A long time ago I wrote about the Loebner Prize, and how it seemed like this competition isn’t so much a test of machine intelligence, but rather a test of how well the programmers can fool the judges into thinking they’re talking to a human. Not that anyone has actually done this successfully — none of the judges have ever been convinced that any of the chatbots were really a human, and the annual “winner” of the Prize is decided by sympathy points awarded by some very charitable judges.

In that previous post, I remember being struck by how little has changed in the quality of the chatbots that are entered into this competition:  it hadn’t improved since the inception of the prize.  So, today I thought I’d randomly “check in” on how the chatbots are doing, and read the chat transcripts from the competition from more recent years. (I encourage you to read the transcripts for yourself, to get a taste of the “state of the art” of today’s chatbots.)

And can you guess how they’re doing? Of course you can:  they still haven’t improved by any margin, except perhaps a larger repertoire of cleverly crafted catch-all responses. Even the winner and close runner-up of the 2017 competition are comically robotic, and can be effortlessly pegged as artificial by a human judge.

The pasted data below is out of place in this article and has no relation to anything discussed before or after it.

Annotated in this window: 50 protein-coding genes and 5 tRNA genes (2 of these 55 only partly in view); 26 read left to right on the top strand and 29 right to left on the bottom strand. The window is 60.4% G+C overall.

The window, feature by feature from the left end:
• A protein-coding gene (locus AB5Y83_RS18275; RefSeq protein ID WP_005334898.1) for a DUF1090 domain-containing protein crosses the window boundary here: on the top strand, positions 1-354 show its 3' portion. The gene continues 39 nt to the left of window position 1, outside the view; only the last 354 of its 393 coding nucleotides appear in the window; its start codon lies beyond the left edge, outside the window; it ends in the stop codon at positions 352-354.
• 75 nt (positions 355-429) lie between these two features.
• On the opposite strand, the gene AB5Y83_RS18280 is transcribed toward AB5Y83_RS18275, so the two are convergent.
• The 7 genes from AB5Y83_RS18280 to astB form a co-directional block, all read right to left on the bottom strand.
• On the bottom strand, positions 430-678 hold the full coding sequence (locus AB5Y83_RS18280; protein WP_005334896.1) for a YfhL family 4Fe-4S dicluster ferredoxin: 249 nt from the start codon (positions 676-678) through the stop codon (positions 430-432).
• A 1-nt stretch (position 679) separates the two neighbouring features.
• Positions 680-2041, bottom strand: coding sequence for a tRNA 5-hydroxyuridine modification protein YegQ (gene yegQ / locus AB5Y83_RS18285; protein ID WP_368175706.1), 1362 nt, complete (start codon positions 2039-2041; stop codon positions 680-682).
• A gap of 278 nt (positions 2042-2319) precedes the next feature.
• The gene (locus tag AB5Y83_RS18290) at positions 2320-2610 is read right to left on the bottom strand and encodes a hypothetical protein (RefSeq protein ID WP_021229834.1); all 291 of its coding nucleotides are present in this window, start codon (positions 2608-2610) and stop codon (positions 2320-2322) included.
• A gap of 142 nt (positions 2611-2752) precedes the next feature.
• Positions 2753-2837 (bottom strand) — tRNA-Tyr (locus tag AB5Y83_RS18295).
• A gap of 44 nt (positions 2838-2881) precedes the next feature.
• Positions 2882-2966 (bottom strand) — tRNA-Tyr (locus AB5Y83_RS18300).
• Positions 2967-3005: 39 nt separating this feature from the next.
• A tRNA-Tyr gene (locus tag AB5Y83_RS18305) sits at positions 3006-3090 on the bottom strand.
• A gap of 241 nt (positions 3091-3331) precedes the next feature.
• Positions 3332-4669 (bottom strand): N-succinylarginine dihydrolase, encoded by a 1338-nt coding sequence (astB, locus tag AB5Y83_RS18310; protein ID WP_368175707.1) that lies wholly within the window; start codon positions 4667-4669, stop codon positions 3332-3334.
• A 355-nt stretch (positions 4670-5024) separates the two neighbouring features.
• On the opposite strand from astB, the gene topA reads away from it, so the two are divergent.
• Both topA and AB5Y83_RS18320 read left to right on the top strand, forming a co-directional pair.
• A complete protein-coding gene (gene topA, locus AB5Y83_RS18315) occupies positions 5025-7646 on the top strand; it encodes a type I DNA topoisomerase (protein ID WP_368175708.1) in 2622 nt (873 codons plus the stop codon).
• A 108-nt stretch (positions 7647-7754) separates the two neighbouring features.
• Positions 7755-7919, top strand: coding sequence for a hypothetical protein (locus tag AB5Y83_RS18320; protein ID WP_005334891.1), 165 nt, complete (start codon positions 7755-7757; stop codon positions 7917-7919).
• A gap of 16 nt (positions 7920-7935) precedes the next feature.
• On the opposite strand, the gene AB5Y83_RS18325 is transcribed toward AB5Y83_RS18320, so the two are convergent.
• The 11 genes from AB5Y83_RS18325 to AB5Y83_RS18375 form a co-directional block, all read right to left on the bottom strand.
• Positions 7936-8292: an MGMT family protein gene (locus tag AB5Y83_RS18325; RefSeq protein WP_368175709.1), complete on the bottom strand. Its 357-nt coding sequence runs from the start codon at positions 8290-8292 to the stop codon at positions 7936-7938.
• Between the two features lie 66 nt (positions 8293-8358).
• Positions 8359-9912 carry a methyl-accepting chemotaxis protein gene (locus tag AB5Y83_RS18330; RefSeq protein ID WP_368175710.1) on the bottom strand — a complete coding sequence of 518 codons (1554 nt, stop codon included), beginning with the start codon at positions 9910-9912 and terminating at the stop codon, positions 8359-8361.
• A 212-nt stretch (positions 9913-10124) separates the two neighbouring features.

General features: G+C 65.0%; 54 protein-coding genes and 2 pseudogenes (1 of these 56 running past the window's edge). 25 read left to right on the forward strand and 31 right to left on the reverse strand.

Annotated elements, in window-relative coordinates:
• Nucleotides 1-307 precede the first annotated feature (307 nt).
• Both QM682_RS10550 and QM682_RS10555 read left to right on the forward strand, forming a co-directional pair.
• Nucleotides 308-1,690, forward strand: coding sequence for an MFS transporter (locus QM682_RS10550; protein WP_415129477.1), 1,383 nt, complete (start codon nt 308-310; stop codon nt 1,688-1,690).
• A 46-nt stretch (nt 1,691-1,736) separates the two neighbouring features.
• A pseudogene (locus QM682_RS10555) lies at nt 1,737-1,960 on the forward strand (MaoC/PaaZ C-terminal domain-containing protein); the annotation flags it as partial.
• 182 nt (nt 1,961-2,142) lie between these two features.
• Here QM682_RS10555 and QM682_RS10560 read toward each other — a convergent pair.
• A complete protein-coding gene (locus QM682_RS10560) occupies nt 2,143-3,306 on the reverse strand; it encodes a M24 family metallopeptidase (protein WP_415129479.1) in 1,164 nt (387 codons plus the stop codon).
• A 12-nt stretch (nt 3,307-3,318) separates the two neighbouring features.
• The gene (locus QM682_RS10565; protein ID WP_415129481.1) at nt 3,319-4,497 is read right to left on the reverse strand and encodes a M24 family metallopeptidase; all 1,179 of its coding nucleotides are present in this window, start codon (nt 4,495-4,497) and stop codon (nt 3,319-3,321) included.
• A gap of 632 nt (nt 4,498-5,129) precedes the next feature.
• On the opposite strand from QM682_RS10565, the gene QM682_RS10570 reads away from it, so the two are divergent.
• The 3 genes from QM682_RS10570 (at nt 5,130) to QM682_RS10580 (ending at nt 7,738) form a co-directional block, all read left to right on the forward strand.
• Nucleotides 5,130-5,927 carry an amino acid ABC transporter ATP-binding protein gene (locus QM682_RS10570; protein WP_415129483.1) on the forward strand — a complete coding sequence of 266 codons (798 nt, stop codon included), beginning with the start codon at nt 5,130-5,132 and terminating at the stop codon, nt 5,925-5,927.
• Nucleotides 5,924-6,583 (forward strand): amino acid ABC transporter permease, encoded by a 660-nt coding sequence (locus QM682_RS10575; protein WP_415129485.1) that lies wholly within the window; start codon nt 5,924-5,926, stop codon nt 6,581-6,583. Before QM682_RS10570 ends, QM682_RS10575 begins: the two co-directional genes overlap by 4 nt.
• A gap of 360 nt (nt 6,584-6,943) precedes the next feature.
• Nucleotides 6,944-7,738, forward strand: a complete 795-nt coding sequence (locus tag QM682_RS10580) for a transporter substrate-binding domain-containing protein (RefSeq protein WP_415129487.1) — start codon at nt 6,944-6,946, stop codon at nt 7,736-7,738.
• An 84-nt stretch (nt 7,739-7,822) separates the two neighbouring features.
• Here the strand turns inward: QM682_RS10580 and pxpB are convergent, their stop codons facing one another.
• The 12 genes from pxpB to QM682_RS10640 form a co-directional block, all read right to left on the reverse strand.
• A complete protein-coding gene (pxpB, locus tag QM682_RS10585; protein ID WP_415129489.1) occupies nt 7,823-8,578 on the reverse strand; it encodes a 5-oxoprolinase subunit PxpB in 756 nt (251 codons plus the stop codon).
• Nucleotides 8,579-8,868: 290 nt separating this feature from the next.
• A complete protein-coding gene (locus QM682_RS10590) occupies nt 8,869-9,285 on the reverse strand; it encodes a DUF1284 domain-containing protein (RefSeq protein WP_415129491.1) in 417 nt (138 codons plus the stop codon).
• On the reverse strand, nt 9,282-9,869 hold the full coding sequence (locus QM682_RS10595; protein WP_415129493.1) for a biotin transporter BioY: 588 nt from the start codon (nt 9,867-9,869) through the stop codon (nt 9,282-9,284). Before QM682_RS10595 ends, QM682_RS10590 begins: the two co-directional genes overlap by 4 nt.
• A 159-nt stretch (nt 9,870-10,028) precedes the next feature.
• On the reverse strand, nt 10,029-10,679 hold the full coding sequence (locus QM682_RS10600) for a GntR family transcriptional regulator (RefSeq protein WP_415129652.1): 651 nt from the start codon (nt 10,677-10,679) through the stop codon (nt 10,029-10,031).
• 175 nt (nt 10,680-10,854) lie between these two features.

My goal in this post, however, is not to bash the authors of these chatbots — I’m sure they’re competent developers doing the best they can. My goal is to discuss why chatbot technology hasn’t moved forward since the days of ELIZA. (Note: When I refer to chatbots, I’m not referring to today’s virtual assistants like Siri or Alexa, which have made big strides in a different way, but rather to human-approximating, Turing-test-passing machines, which these chatbots attempt to be.)

I think much of it has to do with a lack of corporate support. Chatbots have never really found a good business use case, so we haven’t seen any major companies devote significant resources to chatbot development. If someone like Google or Amazon had put their weight behind this technology, we might have seen an advancement or two by now.  Instead, the competitors in the Loebner Prize still consist of individual hobbyists and hackers with no corporate backing.

Interest in chatbots seems to have peaked around 2012, when the cool thing was to add a customized bot to your website and let it talk to your users, but thankfully this died down very shortly thereafter, because apparently people prefer to communicate with other people, not lame attempts at imitation. We can theorize that someday we may hit upon an “uncanny valley” effect with chatbots, where the conversation is eerily close to seeming human (but not quite), which will cause a different kind of revulsion, but we’re still very far from that point.